FIGS. 3A and 3B illustrate, in a cross-sectional view and top view, respectively, the formation of isolation regions 26, each in a corresponding trench. The isolation regions 26 may include or be an insulating material such as an oxide (such as silicon oxide), a nitride, the like, or a combination thereof, and the insulating material may be formed by a high density plasma CVD (HDP-CVD), a flowable CVD (FCVD) (e.g., a CVD-based material deposition in a remote plasma system and post curing to make it convert to another material, such as an oxide), the like, or a combination thereof. Other insulating materials formed by any acceptable process may be used. In the illustrated embodiment, the isolation regions 26 include silicon oxide that is formed by a FCVD process. A planarization process, such as a CMP, may remove any excess insulating material and any remaining mask (e.g., used to etch the trenches and form the fins 24) to form top surfaces of the insulating material and top surfaces of the fins 24 to be coplanar. The insulating material may then be recessed to form the isolation regions 26. The insulating material is recessed such that the fins 24 protrude from between neighboring isolation regions 26, which may, at least in part, thereby delineate the fins 24 as active areas on the semiconductor substrate 20. The insulating material may be recessed using an acceptable etching process, such as one that is selective to the material of the insulating material. For example, a chemical oxide removal using a CERTAS® etch or an Applied Materials SICONI tool or dilute hydrofluoric (dHF) acid may be used. Further, top surfaces of the isolation regions 26 may have a flat surface as illustrated, a convex surface, a concave surface (such as dishing), or a combination thereof, which may result from an etch process. As illustrated in the top view of FIG. 3B, the fins 24 extend longitudinally across the semiconductor substrate 20.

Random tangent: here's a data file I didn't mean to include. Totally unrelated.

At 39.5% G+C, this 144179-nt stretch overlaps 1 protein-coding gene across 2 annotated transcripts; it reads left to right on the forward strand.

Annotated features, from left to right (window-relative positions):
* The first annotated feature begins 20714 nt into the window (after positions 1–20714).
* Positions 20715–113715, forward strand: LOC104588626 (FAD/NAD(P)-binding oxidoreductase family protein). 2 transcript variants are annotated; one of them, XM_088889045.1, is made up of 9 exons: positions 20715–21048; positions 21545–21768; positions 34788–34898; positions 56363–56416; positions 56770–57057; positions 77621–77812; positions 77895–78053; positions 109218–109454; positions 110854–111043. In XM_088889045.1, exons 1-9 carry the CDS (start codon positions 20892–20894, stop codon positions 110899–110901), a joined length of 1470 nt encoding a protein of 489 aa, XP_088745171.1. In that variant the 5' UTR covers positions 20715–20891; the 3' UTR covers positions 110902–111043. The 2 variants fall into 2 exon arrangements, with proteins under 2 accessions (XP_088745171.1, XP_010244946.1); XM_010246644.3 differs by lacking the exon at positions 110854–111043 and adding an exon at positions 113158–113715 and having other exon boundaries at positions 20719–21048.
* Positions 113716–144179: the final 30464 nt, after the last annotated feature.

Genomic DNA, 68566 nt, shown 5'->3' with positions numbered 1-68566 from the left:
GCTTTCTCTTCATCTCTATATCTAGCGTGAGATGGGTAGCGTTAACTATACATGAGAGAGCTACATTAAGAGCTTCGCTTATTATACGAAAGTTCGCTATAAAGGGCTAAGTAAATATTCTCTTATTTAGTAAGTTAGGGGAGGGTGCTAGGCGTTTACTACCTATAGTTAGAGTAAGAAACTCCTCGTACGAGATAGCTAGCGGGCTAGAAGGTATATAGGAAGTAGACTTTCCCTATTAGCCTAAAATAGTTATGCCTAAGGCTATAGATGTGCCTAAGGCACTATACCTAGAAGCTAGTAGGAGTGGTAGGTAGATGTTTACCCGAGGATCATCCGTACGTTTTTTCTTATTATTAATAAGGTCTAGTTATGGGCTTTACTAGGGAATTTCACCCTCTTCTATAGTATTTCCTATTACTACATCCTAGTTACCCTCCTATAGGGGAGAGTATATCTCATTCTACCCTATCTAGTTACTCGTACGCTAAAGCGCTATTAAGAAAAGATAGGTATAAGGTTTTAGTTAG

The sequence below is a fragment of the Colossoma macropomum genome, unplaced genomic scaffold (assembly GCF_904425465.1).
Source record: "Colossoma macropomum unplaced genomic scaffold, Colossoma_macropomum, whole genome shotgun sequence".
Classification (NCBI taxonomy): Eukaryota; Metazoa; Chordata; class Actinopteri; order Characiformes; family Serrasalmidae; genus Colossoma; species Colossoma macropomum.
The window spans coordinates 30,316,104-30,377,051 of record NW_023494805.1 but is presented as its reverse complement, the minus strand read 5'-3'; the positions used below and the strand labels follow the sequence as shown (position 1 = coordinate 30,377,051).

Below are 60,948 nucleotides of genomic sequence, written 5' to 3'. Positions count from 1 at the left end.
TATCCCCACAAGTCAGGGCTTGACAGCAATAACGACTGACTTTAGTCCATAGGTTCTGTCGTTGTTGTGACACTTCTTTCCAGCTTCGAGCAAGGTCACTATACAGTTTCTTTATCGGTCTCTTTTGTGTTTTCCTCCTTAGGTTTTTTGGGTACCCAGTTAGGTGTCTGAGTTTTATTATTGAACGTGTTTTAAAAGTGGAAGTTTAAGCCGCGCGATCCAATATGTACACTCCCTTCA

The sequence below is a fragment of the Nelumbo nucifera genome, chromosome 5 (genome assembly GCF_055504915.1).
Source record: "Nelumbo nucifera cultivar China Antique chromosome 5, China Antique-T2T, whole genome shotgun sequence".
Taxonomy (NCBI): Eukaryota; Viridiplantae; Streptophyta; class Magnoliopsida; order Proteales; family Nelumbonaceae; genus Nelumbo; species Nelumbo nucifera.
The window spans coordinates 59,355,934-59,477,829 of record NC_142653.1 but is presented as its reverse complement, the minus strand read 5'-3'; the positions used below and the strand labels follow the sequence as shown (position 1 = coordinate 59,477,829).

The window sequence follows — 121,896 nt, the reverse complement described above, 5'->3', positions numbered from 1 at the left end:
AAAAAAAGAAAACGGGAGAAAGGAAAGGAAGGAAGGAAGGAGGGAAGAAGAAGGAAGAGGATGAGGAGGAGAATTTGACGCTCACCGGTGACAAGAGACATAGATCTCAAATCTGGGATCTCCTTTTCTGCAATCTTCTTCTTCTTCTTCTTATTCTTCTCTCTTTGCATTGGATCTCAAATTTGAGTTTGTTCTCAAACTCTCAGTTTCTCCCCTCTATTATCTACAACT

A person having ordinary skill in the art will readily understand that the processes described with respect to FIGS. 1 through 3A-B are just examples of how fins 24 may be formed. In other embodiments, a dielectric layer can be formed over a top surface of the semiconductor substrate 20; trenches can be etched through the dielectric layer; homoepitaxial structures can be epitaxially grown in the trenches (e.g., without stress engineering); and the dielectric layer can be recessed such that the homoepitaxial structures protrude from the dielectric layer to form fins. In still other embodiments, heteroepitaxial structures can be used for the fins. For example, the fins 24 can be recessed (e.g., after planarizing the insulating material of the isolation regions 26 and before recessing the insulating material), and a material different from the fins may be epitaxially grown in their place. In an even further embodiment, a dielectric layer can be formed over a top surface of the semiconductor substrate 20; trenches can be etched through the dielectric layer; heteroepitaxial structures can be epitaxially grown in the trenches using a material different from the semiconductor substrate 20 (e.g., with stress engineering); and the dielectric layer can be recessed such that the heteroepitaxial structures protrude from the dielectric layer to form fins. In some embodiments where homoepitaxial or heteroepitaxial structures are epitaxially grown, the grown materials may be in situ doped during growth, which may obviate prior implanting of the fins although in situ and implantation doping may be used together. Still further, it may be advantageous to epitaxially grow a material for an n-type device different from the material in for a p-type device.